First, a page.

Even though what happened to me wasn’t my fault, there is a big part of me that still wonders if I somehow deserved it — mostly because I chose to ignore major red flags during the course of my relationship with the boy. I wanted to fit in with his family. I wanted them to like me, and they did, at first. I was a sweet, friendly, smart girl — unassuming, eager to please, nonjudgmental, and mostly, I loved the boy.

They liked me, but they underestimated me.

Sometimes, really stupid people mistake kindness for weakness. They think that because I smile a lot, I’m easily manipulated, but actually I am just too polite to speak up and say, “Hey asshole, I know what you’re doing.”

Rather than be rude, I nod and smile. Or, I used to.

The boy’s family eventually realized that I have limits to how far I’ll allow other people to push me. Even at 18 and 19 years old, no one was going to dictate my life, and I encouraged the boy to do the same. My encouragement of his independence is what sealed my fate, and the rest is what I’m dealing with in therapy.

The point of sharing my story is this: my past trauma infects every relationship in my life. I have walls up in my marriage that I didn’t even realize were there. I freak out over stupid things my kids say or do because it reminds me of people who hurt me in the past. I don’t trust ANYONE. I am terrified of people turning on me. And while I have a ton of friends and acquaintances in my life that I could call for anything, I almost never do; vulnerability scares the shit out of me.

I have a guilt complex. My self worth is nonexistent. People call me courageous, but I’m not. I’m terrified. Being sober scares me, the truth scares me, and thinking about the future and the unknown paralyzes me with fear. Things I cannot control are what scare me the most, and guess what? LIFE IS BEYOND MY CONTROL.

So I stay afraid, unless I practice the things that have kept me sober for the past 6 months. I go to exercise classes, even when I don’t feel like it. I cut out junk and eat more protein. I sleep a lot. I meditate. Today, I went to yoga and breathed a lot of deep breaths and then I cried, because that’s what happens when people sober up. They yoga and they cry.

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Yoga helps.

I’m putting one foot in front of the other, and re-learning how to take care of myself. I’ve accepted that I’ll be in therapy for probably a very long time, and I continue to mourn the loss of alcohol because dealing with feelings is a real drag.

People keep telling me I’m worth it. Maybe one day, I’ll actually believe them. Until then, I’ll just keep writing.

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Writing My Own Ending

“Owning our story can be hard but not nearly as difficult as spending our lives running from it. Embracing our vulnerabilities is risky but not nearly as dangerous as giving up on love and belonging and joy—the experiences that make us the most vulnerable. Only when we are brave enough to explore the darkness will we discover the infinite power of our light.”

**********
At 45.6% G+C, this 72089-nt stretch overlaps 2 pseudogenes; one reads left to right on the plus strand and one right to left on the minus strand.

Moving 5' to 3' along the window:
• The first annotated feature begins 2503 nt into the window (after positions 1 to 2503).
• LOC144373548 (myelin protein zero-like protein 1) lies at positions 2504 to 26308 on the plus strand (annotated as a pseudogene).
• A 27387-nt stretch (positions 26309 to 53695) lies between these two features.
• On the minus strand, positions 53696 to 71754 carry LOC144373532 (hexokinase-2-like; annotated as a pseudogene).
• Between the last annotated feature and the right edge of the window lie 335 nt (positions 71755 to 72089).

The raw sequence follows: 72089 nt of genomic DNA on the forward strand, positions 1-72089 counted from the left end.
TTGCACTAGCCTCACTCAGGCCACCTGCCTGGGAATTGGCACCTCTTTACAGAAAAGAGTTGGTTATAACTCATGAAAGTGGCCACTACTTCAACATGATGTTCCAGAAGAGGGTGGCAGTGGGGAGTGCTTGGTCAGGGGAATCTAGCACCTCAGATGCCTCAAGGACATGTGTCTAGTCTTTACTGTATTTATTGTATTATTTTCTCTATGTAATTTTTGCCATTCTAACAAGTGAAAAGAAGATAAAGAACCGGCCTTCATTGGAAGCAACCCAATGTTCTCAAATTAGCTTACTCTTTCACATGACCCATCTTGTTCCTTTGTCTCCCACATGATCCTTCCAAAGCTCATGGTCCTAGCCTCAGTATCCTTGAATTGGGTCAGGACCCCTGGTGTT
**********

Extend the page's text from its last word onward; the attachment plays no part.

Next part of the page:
— Brené Brown

192 days. That’s how long I’ve been sober, and for most of that time, I thought that the reason why I ended up being an alcoholic was because maybe I just suck at life. The books I’m reading tell me differently, of course; addictions are usually caused by an unfortunate combination of genetics and circumstances. Maybe I found myself here because I was just self-medicating away anxiety and depression. Or, you know, MAYBE I JUST LIKE ALCOHOL.

No.

It took 6 months for me to recognize and own a part of my past that I’ve never written about publicly. It took days and months of slogging through my personal history, turning over rocks I didn’t want to turn over, weeks of feeling like I couldn’t breathe and countless afternoons of feeling so tired from the exhausting task of being awake and walking around with all of these thoughts and feelings that I parked the kids in front of the TV while I took a nap.

never nap.

Sober Harmony needs a lot of naps.

I’d much prefer to leave the past in the past — I’m a forge-aheader, I’m defiant, and I don’t like to look or feel weak. What’s the point of dwelling in things that happened a long time ago? I take pride in my ability to suck it up and keep moving. My daddy used to say, “I didn’t raise no wimp!” and he was right.

I’m not.

A few days ago, I was sitting in the living room with my 4-year-old daughter. She climbed into my lap, grabbed my face, and licked my right cheek. I don’t think she meant to lick me — she was kissing me, actually — but she’s little and kids are weird and that’s what happened. It felt like the air was sucked out of my lungs. I couldn’t breathe. I wanted to cry, I wanted to run, but my daughter doesn’t know that I have PTSD from being attacked in my dorm room my freshman year of college.